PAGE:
Liquid diets are usually prescribed before and after surgery. Some people see them as a weight-loss aid. Others have difficulty swallowing or chewing solid foods. No matter what your reasons are, it's important to know what you can eat on a liquid diet to meet your daily nutritional requirements and prevent deficiencies.
Fill Up on Bone Broth
Rich in vitamins and minerals, bone broth is one of the most nutritious nonsolid foods out there. Its advocates say that it may improve joint health, boost immune function, treat leaky gut syndrome and more. Even though most claims lack scientific evidence, this food makes a healthy addition to any diet. It's a good source of protein, vitamin A, vitamin C, B-complex vitamins, iron, potassium and dietary fiber.
Chicken cartilage, for example, is one of the popular ingredients in bone broth and contains type II collagen. In a 2016 double-blind study published in the Nutrition Journal, knee osteoarthritis patients who took type II collagen and other joint-support supplements experienced reduced stiffness, pain relief and improved physical function. These beneficial effects were less noticeable in the placebo group.
Eat Plenty of Greek Yogurt
Unless your doctor recommends a clear liquid diet, add Greek yogurt to your daily meals. Loaded with calcium and protein, it keeps your bones strong and helps reduce muscle loss. One cup provides 20 grams of protein, 9 grams of carbs, 11 grams of fat and 220 calories. It also delivers about 23 percent of the daily recommended allowance of calcium.
Greek yogurt is appealing due to its high protein content. Whether you're recovering from surgery or trying to lose weight, you want to preserve as much lean mass as possible. According to a 2017 review featured in the journal Advances in Nutrition, a high-protein intake helps maintain muscle mass during dieting.
A 2016 clinical trial published in The American Journal of Clinical Nutrition found that men who performed strength training and consumed more protein while in a calorie deficit gained more muscle and experienced greater fat loss compared to the low-protein group. Therefore, Greek yogurt is a good choice for those on a no-solids diet.
Indulge in Peanut Butter
Add smooth peanut butter to smoothies and freshly squeezed juices to get your daily dose of healthy fats. Two tablespoons provide a whopping 8 grams of protein, which is 16 percent of the daily recommended intake based on a 2,000-calorie diet. This beloved treat also contains omega-3s, fiber, niacin, magnesium, manganese, phosphorus and iron.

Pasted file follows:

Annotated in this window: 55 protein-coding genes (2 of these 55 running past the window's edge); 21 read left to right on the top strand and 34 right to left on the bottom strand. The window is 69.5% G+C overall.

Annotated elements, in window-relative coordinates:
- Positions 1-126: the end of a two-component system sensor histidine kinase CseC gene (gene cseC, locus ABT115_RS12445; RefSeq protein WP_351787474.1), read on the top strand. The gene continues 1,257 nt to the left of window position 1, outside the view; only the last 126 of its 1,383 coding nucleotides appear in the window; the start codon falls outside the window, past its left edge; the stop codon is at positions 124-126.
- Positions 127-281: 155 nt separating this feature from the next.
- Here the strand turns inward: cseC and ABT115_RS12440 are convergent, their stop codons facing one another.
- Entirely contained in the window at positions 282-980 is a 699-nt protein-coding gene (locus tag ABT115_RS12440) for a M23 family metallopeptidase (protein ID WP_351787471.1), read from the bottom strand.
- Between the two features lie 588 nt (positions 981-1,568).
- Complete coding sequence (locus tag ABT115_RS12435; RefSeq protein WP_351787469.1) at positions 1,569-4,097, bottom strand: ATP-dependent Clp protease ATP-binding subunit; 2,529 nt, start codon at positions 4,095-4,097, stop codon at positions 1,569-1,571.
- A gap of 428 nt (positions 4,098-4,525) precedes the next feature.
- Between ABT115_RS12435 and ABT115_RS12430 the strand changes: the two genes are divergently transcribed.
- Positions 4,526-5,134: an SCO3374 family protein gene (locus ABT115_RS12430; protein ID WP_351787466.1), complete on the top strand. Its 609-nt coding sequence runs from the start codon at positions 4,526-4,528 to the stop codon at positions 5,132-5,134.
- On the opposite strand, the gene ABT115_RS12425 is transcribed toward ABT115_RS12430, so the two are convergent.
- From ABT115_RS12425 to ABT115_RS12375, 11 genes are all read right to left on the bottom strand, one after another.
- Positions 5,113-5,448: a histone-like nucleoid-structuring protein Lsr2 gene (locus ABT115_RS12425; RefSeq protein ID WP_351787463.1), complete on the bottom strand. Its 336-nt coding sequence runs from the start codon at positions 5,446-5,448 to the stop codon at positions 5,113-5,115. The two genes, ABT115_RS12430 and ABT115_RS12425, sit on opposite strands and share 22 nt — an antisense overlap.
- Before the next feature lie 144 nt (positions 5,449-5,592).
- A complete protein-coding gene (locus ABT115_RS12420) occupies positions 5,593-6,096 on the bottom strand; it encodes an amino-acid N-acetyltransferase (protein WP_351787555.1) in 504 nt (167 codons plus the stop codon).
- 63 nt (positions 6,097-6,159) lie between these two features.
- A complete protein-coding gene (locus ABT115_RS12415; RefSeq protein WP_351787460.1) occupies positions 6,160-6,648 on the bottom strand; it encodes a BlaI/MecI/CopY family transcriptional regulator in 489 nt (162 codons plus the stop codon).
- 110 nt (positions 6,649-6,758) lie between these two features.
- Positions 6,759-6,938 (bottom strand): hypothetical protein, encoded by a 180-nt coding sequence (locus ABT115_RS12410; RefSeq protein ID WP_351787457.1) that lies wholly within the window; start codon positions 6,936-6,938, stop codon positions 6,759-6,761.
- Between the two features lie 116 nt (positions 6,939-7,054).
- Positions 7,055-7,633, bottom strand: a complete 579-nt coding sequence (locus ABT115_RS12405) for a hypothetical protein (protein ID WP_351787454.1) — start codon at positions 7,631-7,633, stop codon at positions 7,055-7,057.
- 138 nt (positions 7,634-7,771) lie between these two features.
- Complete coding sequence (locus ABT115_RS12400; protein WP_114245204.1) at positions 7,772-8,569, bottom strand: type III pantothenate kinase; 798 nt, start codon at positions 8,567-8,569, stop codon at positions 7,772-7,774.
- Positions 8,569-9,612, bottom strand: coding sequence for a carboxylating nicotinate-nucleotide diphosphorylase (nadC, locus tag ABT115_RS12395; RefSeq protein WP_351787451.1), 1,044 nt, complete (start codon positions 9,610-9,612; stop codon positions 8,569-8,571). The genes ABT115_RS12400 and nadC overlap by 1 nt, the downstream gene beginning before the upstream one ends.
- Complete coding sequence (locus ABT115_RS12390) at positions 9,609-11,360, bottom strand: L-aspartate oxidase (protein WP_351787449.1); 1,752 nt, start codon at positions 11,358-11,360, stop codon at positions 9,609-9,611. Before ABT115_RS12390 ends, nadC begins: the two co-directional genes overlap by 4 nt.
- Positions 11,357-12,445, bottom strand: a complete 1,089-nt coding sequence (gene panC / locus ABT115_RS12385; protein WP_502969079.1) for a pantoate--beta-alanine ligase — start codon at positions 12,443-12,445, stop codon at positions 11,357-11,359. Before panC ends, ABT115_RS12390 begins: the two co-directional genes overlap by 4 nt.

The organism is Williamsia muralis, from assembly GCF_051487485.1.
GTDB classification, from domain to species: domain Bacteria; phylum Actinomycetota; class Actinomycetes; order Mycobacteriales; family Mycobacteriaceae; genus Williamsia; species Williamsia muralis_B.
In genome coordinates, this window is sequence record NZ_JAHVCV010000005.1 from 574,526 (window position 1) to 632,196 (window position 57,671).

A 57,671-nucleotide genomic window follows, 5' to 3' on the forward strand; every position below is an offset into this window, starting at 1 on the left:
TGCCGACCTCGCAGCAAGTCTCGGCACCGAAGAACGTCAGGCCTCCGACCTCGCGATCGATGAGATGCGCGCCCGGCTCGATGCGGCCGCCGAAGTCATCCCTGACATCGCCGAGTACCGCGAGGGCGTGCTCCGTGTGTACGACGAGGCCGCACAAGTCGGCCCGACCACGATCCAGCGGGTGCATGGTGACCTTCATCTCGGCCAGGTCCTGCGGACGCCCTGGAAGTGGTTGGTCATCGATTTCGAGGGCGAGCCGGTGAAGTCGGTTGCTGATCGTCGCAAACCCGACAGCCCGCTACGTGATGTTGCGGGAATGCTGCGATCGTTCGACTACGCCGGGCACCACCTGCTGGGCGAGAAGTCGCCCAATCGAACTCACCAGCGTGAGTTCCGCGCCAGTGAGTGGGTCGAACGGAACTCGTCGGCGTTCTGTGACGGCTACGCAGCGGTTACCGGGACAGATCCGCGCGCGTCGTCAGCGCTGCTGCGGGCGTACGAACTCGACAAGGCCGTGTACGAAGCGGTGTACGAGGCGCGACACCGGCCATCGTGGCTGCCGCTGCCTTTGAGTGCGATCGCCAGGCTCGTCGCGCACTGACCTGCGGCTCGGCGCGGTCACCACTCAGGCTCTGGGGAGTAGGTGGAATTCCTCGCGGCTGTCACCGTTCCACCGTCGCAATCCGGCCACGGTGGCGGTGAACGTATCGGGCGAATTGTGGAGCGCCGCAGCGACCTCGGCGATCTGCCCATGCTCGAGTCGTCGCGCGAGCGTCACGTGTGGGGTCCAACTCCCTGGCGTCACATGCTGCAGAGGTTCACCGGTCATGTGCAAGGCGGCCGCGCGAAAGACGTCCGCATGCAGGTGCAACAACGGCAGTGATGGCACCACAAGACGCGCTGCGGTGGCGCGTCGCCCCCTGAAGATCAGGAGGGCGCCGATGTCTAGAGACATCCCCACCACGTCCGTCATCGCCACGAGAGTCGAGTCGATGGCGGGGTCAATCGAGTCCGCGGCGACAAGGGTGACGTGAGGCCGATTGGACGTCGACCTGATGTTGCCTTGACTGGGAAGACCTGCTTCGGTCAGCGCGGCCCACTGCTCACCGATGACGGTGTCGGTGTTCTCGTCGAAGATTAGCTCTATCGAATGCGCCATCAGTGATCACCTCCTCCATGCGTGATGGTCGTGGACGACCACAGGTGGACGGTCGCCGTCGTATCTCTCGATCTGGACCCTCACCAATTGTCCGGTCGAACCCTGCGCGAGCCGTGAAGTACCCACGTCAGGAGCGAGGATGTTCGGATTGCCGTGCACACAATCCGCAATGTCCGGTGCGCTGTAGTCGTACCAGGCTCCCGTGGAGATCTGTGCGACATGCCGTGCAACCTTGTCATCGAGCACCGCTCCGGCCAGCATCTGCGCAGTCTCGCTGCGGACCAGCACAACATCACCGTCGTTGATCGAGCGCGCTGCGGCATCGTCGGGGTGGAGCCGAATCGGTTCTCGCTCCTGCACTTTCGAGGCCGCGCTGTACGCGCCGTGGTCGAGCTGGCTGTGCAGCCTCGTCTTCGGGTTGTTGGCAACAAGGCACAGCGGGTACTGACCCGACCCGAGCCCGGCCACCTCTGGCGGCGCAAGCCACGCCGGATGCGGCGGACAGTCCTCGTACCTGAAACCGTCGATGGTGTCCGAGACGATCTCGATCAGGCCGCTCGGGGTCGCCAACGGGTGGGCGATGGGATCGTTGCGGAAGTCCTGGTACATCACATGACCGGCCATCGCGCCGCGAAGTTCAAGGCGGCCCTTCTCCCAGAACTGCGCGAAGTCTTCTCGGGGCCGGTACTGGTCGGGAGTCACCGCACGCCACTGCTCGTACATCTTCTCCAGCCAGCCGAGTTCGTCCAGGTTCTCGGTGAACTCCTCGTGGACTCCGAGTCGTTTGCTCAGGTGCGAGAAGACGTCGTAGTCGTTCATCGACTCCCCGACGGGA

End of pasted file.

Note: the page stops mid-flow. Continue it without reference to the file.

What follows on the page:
The unsaturated fats in peanut butter support cardiovascular health. A 2017 review published in the journal Circulation points out that replacing saturated with unsaturated fats may help reduce bad cholesterol levels and lower the risk of heart disease. Furthermore, peanuts and almonds have been found to suppress appetite and increase satiety, making it easier to stick to your diet.
Liquid Diet Tips and Ideas
From lean meat and fatty fish to leafy greens, there are plenty of solid foods for adults that can help with weight loss and improve your health. When it comes to liquid diets, though, figuring out what to eat isn't that easy. If you're recovering from surgery, it's even more important to nourish your body so it can heal itself and repair damaged tissues.
Being on a no-solids diet doesn't mean you must skip meals or give up flavor. Your daily menu can include clear soups and vegetable broth, chocolate pudding, high-protein gelatin, milkshakes, almond or coconut milk, sherbet, ice pops, sports drinks and even water. Just make sure you avoid nuts, seeds, vegetable skins and other solid ingredients that may hide in your favorite foods.
Crunchy peanut butter, for example, contains pieces of nuts. The creamy version, on the other hand, has no solid ingredients. Remember to keep your diet varied. Experiment with new smoothie recipes, sip on protein shakes, blend your favorite fruits and vegetables and use liquid meal replacements when you're short on time.
- T.J. Colin Campbell Center for Nutrition Studies: Drinking Bone Broth – Is It Beneficial or Just a Fad?
- SELF Nutrition Data: Bone Broth Nutrition Facts and Calories
- Nutrition Journal: Efficacy and Tolerability of an Undenatured Type II Collagen Supplement in Modulating Knee Osteoarthritis Symptoms
- Nutritionix: Plain Greek Yogurt
- Advances in Nutrition: Preserving Healthy Muscle During Weight Loss
- The American Journal of Clinical Nutrition: Higher Compared With Lower Dietary Protein During an Energy Deficit Combined With Intense Exercise Promotes Greater Lean Mass Gain and Fat Mass Loss
- SELF Nutrition Data: Smooth Peanut Butter
- Circulation: Dietary Fats and Cardiovascular Disease
- The American Journal of Clinical Nutrition: A Review of the Effects of Nuts on Appetite, Food Intake, Metabolism, and Body Weight